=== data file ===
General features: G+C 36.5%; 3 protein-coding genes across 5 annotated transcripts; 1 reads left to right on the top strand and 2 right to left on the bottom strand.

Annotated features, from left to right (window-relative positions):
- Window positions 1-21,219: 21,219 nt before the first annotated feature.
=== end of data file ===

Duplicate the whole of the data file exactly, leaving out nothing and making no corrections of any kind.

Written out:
General features: G+C 36.5%; 3 protein-coding genes across 5 annotated transcripts; 1 reads left to right on the top strand and 2 right to left on the bottom strand.

Annotated features, from left to right (window-relative positions):
- Window positions 1-21,219: 21,219 nt before the first annotated feature.